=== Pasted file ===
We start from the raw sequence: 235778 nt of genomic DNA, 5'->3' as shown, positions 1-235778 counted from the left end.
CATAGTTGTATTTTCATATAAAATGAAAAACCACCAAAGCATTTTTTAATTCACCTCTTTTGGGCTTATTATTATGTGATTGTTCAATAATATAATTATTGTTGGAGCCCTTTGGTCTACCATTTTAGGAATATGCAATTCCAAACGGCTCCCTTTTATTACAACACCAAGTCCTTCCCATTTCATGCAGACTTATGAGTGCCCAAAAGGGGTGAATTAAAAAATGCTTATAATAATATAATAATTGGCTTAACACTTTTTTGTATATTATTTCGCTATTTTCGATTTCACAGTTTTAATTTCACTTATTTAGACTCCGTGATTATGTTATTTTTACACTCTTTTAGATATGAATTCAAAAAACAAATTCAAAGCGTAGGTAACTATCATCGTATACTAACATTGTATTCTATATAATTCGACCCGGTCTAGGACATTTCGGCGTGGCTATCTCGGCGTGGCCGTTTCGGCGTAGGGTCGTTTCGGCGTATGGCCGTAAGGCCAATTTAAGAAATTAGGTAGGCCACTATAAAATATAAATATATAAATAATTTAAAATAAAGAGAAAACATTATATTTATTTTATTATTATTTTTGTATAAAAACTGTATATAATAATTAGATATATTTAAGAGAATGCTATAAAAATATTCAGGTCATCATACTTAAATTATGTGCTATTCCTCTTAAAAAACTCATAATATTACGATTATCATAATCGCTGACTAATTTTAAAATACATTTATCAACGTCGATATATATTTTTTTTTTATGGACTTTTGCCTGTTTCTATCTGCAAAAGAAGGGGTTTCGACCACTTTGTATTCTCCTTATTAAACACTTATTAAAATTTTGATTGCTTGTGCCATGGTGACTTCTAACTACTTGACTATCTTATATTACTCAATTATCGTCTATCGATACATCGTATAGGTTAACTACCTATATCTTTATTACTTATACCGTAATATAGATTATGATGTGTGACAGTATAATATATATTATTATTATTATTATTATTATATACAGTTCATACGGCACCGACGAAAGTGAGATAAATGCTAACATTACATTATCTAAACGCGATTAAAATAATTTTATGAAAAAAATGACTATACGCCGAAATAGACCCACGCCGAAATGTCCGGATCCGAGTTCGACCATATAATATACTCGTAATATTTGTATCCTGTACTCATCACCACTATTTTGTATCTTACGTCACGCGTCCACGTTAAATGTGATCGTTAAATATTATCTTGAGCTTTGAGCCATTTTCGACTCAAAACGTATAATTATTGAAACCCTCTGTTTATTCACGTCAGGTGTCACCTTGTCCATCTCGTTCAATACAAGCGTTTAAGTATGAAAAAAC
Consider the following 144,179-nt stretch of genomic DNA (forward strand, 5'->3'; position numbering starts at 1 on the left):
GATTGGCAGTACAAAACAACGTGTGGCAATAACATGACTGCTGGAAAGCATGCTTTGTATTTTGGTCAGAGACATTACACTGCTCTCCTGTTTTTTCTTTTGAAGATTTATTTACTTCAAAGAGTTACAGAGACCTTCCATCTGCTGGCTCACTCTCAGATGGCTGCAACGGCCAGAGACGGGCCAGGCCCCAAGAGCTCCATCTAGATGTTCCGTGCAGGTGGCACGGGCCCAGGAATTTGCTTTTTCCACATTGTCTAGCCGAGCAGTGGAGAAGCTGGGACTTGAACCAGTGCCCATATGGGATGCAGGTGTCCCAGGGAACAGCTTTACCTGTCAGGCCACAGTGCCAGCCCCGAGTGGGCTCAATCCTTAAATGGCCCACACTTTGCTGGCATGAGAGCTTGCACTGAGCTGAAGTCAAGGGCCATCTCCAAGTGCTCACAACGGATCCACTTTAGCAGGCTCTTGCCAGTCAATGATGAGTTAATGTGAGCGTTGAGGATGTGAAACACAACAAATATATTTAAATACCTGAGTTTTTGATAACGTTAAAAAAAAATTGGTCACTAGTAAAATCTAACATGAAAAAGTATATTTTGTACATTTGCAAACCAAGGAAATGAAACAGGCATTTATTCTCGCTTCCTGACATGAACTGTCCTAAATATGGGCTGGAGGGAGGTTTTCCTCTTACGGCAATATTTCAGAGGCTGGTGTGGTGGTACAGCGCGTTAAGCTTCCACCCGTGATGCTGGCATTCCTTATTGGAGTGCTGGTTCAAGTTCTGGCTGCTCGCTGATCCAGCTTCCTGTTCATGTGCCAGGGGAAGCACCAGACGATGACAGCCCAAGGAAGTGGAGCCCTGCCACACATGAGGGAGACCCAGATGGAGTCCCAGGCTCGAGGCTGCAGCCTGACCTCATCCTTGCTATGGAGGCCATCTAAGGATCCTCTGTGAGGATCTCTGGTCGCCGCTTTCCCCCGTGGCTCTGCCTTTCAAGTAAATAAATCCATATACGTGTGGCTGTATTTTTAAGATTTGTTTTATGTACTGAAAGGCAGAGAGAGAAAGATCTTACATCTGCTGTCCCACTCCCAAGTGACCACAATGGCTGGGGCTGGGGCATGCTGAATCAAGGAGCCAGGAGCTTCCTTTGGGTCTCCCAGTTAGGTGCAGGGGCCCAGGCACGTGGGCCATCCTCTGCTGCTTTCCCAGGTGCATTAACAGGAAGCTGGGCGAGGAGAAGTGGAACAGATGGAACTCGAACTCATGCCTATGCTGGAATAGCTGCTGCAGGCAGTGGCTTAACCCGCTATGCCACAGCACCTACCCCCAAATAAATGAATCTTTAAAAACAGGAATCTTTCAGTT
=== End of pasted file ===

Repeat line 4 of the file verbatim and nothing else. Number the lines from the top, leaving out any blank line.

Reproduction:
GATTGGCAGTACAAAACAACGTGTGGCAATAACATGACTGCTGGAAAGCATGCTTTGTATTTTGGTCAGAGACATTACACTGCTCTCCTGTTTTTTCTTTTGAAGATTTATTTACTTCAAAGAGTTACAGAGACCTTCCATCTGCTGGCTCACTCTCAGATGGCTGCAACGGCCAGAGACGGGCCAGGCCCCAAGAGCTCCATCTAGATGTTCCGTGCAGGTGGCACGGGCCCAGGAATTTGCTTTTTCCACATTGTCTAGCCGAGCAGTGGAGAAGCTGGGACTTGAACCAGTGCCCATATGGGATGCAGGTGTCCCAGGGAACAGCTTTACCTGTCAGGCCACAGTGCCAGCCCCGAGTGGGCTCAATCCTTAAATGGCCCACACTTTGCTGGCATGAGAGCTTGCACTGAGCTGAAGTCAAGGGCCATCTCCAAGTGCTCACAACGGATCCACTTTAGCAGGCTCTTGCCAGTCAATGATGAGTTAATGTGAGCGTTGAGGATGTGAAACACAACAAATATATTTAAATACCTGAGTTTTTGATAACGTTAAAAAAAAATTGGTCACTAGTAAAATCTAACATGAAAAAGTATATTTTGTACATTTGCAAACCAAGGAAATGAAACAGGCATTTATTCTCGCTTCCTGACATGAACTGTCCTAAATATGGGCTGGAGGGAGGTTTTCCTCTTACGGCAATATTTCAGAGGCTGGTGTGGTGGTACAGCGCGTTAAGCTTCCACCCGTGATGCTGGCATTCCTTATTGGAGTGCTGGTTCAAGTTCTGGCTGCTCGCTGATCCAGCTTCCTGTTCATGTGCCAGGGGAAGCACCAGACGATGACAGCCCAAGGAAGTGGAGCCCTGCCACACATGAGGGAGACCCAGATGGAGTCCCAGGCTCGAGGCTGCAGCCTGACCTCATCCTTGCTATGGAGGCCATCTAAGGATCCTCTGTGAGGATCTCTGGTCGCCGCTTTCCCCCGTGGCTCTGCCTTTCAAGTAAATAAATCCATATACGTGTGGCTGTATTTTTAAGATTTGTTTTATGTACTGAAAGGCAGAGAGAGAAAGATCTTACATCTGCTGTCCCACTCCCAAGTGACCACAATGGCTGGGGCTGGGGCATGCTGAATCAAGGAGCCAGGAGCTTCCTTTGGGTCTCCCAGTTAGGTGCAGGGGCCCAGGCACGTGGGCCATCCTCTGCTGCTTTCCCAGGTGCATTAACAGGAAGCTGGGCGAGGAGAAGTGGAACAGATGGAACTCGAACTCATGCCTATGCTGGAATAGCTGCTGCAGGCAGTGGCTTAACCCGCTATGCCACAGCACCTACCCCCAAATAAATGAATCTTTAAAAACAGGAATCTTTCAGTT